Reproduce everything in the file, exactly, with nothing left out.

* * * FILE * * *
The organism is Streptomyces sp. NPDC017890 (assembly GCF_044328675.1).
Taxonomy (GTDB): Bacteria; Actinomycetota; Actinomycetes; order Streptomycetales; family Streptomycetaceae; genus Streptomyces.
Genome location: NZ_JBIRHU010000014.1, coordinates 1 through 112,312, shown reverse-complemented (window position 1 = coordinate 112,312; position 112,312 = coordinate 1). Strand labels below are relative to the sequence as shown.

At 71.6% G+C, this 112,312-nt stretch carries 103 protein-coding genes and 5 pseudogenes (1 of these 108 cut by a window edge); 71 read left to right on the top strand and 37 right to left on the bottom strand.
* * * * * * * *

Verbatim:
The organism is Streptomyces sp. NPDC017890 (assembly GCF_044328675.1).
Taxonomy (GTDB): Bacteria; Actinomycetota; Actinomycetes; order Streptomycetales; family Streptomycetaceae; genus Streptomyces.
Genome location: NZ_JBIRHU010000014.1, coordinates 1 through 112,312, shown reverse-complemented (window position 1 = coordinate 112,312; position 112,312 = coordinate 1). Strand labels below are relative to the sequence as shown.

At 71.6% G+C, this 112,312-nt stretch carries 103 protein-coding genes and 5 pseudogenes (1 of these 108 cut by a window edge); 71 read left to right on the top strand and 37 right to left on the bottom strand.